pistoletto.jpg

Il Segno Arte
Michelangelo Pistoletto
1993-1994

Seven Volvic lava stones placed at crossings, 10 x 210 x 120 cm

Commande publique of the Ministère de la culture et de la communication (owner Ciap) in 1994

Born in 1933 in Biella in Italy, Michelangelo Pistoletto still lives and works there. 

“The work consists in seven sculptures in Volvic lava stone installed horizontally on the ground, that is to say, buried their full thickness so that they are flush and can be stood on and trodden … Each element is laid out at the crossing of two or more paths, following a ring movement that develops inside the wooded slope of the Island, along the route usually taken by visitors. The project is called Il Segno Arte (Sign Art), for which I defined a form to identify the concept of “art”. The references of this sign in its physical and material existence are multiple in the very image of art that can reveal and condense opposite terms: division-union, closure-overture, conjunction-separation, surface-perspective, design-material, concept-object, implosion-explosion, laceration-holding, static-dynamic, like the butterfly born of metamorphosis, so weight-lightness. Il Segno Arte is situated at the crossroads to accentuate the feeling of structural holding in the focal points that join together the different directions: arrival and departure, divergence and choice, possibility and decision. This work does not rise vertically like a traditional monument, but lies horizontally on the ground to assume the fluid dimension of time. The work is fertile the whole length of its trajectory, not in just one point, so it is not at all invasive. It expresses the color of the elements like natural erosion and the slow degradation that results from the ritual, continuous passage of visitors. This is horizontality as time sliding.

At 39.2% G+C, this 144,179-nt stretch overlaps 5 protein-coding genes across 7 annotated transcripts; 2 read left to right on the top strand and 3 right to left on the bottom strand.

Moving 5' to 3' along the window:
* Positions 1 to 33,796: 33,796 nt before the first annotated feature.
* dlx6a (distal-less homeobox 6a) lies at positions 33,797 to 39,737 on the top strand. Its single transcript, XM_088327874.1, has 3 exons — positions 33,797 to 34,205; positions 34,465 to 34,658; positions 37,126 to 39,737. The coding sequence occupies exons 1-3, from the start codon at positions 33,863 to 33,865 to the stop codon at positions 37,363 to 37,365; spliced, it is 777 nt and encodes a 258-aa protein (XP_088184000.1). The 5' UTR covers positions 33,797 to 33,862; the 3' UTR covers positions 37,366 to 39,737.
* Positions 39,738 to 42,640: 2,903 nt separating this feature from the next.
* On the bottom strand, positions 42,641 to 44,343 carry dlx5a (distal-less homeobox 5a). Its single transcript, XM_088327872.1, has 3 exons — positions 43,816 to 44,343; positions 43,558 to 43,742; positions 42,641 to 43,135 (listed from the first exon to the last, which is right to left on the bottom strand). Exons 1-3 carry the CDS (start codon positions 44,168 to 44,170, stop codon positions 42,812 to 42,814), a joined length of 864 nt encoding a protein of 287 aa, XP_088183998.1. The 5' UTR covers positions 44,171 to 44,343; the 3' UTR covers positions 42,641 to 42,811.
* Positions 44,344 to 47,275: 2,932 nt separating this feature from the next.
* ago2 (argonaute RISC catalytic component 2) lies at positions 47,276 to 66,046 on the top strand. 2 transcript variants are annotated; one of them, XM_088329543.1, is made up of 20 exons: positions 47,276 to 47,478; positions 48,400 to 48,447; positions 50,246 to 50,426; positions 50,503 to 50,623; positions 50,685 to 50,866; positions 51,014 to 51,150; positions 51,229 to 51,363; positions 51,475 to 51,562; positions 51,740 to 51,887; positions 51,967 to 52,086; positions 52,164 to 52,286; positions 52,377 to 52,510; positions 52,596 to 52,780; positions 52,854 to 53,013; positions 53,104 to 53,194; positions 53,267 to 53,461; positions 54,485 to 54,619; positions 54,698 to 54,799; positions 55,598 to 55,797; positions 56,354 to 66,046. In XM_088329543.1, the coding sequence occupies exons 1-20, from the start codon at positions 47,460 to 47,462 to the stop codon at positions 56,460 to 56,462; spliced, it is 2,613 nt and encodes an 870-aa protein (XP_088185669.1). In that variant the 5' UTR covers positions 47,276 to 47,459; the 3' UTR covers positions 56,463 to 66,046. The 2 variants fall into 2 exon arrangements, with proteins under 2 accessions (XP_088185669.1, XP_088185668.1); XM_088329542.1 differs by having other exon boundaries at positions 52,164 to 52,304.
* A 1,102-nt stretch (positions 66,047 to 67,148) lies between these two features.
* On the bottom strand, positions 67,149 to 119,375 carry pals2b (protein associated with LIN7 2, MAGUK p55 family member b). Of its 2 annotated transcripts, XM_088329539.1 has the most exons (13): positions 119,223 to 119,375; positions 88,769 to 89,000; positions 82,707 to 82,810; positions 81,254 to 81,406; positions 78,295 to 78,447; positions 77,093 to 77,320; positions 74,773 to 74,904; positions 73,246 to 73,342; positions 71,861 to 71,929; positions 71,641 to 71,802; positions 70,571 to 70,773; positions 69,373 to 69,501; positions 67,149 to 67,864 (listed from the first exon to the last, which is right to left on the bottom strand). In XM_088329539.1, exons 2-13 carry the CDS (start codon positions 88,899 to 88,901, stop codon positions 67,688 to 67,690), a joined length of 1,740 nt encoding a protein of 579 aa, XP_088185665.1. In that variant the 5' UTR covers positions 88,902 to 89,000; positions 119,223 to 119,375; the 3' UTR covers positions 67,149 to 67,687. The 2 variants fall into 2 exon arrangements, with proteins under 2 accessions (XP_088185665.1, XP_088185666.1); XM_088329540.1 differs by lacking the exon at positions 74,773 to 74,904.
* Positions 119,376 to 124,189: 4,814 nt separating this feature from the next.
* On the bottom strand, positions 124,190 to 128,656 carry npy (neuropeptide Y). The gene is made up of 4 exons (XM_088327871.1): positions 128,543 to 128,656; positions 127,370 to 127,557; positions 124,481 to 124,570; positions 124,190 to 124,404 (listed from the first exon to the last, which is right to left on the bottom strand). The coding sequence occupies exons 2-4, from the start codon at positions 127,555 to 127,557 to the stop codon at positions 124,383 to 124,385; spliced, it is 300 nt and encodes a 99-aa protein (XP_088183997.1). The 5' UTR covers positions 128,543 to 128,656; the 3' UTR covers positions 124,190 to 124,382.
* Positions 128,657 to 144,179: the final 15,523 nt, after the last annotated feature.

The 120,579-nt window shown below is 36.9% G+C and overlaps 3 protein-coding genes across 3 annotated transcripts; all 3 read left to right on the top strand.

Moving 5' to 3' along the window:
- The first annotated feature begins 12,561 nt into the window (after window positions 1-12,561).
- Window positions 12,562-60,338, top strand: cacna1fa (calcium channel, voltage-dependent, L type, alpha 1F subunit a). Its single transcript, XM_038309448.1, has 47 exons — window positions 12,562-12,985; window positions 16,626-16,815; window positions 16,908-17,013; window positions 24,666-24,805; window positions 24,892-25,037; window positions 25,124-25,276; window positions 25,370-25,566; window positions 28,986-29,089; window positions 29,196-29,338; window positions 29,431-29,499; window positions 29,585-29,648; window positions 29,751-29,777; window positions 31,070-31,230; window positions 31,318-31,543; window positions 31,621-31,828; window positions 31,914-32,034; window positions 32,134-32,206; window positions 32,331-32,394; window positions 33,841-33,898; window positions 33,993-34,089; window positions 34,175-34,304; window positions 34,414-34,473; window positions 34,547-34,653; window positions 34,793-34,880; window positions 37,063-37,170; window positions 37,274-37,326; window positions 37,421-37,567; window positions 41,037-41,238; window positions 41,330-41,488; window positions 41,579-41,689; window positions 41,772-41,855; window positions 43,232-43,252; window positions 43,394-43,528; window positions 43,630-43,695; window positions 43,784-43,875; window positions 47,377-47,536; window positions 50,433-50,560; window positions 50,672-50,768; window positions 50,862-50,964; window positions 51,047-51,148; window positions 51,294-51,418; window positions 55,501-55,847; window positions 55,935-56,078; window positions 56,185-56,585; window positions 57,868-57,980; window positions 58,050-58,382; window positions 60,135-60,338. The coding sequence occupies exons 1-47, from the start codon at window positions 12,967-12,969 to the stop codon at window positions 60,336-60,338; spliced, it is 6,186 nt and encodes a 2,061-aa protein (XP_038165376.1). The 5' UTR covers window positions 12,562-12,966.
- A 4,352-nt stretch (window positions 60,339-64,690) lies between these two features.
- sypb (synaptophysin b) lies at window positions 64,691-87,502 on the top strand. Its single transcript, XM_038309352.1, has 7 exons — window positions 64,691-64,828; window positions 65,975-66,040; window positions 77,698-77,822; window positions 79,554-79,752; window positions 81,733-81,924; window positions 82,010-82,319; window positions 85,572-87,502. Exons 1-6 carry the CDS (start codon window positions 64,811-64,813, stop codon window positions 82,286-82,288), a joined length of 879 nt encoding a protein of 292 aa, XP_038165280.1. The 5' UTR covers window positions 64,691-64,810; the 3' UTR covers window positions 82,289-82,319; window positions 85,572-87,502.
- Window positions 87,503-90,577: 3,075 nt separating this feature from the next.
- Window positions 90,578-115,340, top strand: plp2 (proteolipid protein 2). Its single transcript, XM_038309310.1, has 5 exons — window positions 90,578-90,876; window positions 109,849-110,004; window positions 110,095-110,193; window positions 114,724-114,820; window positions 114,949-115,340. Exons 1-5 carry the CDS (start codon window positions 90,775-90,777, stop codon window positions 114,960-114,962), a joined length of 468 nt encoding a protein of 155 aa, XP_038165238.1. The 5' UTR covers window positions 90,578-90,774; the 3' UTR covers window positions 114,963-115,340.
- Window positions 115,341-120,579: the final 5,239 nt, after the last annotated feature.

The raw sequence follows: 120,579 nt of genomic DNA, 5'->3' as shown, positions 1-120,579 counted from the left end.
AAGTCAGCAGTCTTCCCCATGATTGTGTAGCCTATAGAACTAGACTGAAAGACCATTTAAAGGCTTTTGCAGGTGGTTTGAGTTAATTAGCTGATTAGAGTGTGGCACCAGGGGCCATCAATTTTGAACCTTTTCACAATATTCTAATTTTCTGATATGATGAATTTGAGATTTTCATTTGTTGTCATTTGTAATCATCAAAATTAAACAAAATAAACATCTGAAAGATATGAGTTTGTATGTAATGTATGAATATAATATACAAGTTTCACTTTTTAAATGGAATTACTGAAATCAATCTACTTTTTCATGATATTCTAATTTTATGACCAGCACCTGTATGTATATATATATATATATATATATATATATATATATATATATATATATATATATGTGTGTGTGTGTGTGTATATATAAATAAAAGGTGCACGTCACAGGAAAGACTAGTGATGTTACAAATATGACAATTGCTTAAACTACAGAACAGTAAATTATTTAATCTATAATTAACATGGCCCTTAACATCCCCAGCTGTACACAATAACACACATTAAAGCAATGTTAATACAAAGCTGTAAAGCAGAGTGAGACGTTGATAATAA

Il Segno Arte is part of an idea that I showed in 1976 with the book A Hundred Exhibits (…). Carrying out the project at Vassivière is its durable testimony.” (Michelangelo Pistoletto)

 

Copyright: Jacques Hoepffner


Print